The nature of childhood and its significance as a separate phase of life are at the centre of a process of critical rethinking, which is generating new and challenging interdisciplinary research. We would like to explore the social construction of gender in childhood, from a transnational and interdisciplinary perspective, giving particular attention to the role of play, toys, and children’s literature. Our aim is to examine how gender norms and gender models have been formulated and propagated in different historical, geographical and cultural contexts, but also how those models have been appropriated, contested and possibly subverted. We are interested in the relationship between the effort of regulating children and the “agency” that children are able to express, particularly in the context of a children’s peer culture, in which play (broadly understood) has a central role.

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The Law and the Child in Historical Perspective, 1400-2000

CFP: The Law and the Child in Historical Perspective, 1400-2000 (June 1-2, 2014. University of Minnesota Law School)

The study of the history of children, youth and childhood has grown dramatically in the last two decades, making age a new category of historical analysis.  The Law and the Child will focus on law’s central role in changing understandings of childhood and children’s experiences, considering among other things selfhood, family, market relations, society, and state.  Our hope is for a broad reach geographically and chronologically, from the Medieval World to the Twenty-First Century, and for papers that consider the multiple sources that intersect in the legal construction of childhood and in children’s lived legal experiences.  These include race, class, gender, disability, sexuality, ethnicity, psychology, dependency, agency, citizenship, and (il)legitimacy.  We also hope papers will address topics in both civil and criminal law.  The conference, one of a series begun in 2007, is intended to showcase the work of junior scholars working the field of legal history and to bring them into conversation with senior scholars.  It is co-sponsored by the University of Minnesota Law School and History Department, the American Society for Legal History, the Indiana University Maurer School of Law, the Society for the History of Children and Youth, the Childhood and Youth Studies Across the Disciplines IAS Research Collaborative at the University of Minnesota, the University of Pennsylvania Law School and History Department, the University of Illinois College of Law, the University of Michigan Law School, and the University of Chicago Department of History.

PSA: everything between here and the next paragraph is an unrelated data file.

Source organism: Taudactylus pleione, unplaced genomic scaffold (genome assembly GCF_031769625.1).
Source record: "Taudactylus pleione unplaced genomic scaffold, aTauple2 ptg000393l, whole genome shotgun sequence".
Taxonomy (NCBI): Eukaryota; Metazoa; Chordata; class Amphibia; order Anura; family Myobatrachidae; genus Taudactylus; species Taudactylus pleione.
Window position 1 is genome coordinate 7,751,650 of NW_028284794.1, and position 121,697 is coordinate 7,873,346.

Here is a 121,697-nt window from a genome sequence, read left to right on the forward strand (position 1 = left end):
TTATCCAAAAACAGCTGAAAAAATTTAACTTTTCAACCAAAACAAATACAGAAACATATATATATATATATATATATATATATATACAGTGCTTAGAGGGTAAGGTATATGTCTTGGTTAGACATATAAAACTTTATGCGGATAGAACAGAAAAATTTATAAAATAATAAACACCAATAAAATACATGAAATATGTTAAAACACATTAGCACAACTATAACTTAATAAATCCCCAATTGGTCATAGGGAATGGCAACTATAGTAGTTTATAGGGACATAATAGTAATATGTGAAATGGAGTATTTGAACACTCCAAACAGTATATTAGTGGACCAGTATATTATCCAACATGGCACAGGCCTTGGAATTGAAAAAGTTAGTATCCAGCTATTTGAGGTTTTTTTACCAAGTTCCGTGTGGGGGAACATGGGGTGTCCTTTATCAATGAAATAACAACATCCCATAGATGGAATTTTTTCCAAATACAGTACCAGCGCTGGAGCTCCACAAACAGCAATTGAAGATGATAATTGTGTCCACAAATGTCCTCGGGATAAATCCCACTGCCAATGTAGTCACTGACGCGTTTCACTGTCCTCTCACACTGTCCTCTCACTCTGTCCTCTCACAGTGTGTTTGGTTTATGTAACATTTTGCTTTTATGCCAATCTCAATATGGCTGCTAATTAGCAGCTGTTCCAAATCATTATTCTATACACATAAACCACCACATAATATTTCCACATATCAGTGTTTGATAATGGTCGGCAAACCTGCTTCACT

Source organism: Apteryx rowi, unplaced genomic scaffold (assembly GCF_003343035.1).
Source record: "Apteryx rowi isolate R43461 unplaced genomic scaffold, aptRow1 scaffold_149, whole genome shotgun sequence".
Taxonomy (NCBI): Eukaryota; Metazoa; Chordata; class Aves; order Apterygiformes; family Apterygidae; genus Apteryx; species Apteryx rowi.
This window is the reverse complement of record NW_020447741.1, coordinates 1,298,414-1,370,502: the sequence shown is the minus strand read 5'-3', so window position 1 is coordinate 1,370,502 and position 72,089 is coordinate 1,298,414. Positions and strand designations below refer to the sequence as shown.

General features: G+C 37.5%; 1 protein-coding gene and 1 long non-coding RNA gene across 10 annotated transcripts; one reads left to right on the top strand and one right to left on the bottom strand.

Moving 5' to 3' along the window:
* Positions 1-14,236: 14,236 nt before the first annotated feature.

Interested participants should submit a proposal of no more than 300 words, in Word format, accompanied by a cv of no more than 3 pages to Barbara Welke at welke004@umn.edu.  All proposals are due by 6 January 2014.  Applicants will be notified by email no later than 17 February 2014 whether their proposals have been accepted for presentation.  No previously published work will be accepted, as the conference is designed to provide a forum for productive and supportive discussion of works in progress.

Accepted participants will be required to submit a full paper, in Word format, of no more than 10,000 words by 1 May 2014.  All papers will be pre-circulated on a password-protected website, and read by all participants.  A modest travel and accommodations budget will be provided for all presenters.

Cute Studies

Call for Papers: “Cute Studies,” a special issue of the East Asian Journal of Popular Culture

Cuteness has a global reach: it is an affective response; an aesthetic category; a performative act of self-expression; and an immensely popular form of consumption. This themed issue of the East Asian Journal of Popular Culture is intended to launch the new, interdisciplinary, transnational academic field of Cute Studies.

Cute culture, a nineteenth century development in Europe and the US, with an earlier expression in Edo-era Japan, has flourished in East Asia since the 1970s, and around the world from the turn of the new millennium. This special issue seeks papers that engage with a wide variety of both the forms that express cute culture, and the platforms upon which its articulation depends. Thus, the field of Cute Studies casts a wide net, analyzing not only consumers of cute commodities, but also those who seek to enact, represent, or reference cuteness through personal presentation or behavior. Since these groups intermingle, cute culture may be seen as a type of fan community, in which the line between consumers and producers is continually renegotiated. Cute Studies also encompasses critical analyses of the creative works produced by practitioners such as artists, designers, and performers, as well as the circumstances that determine the production and dissemination of these works.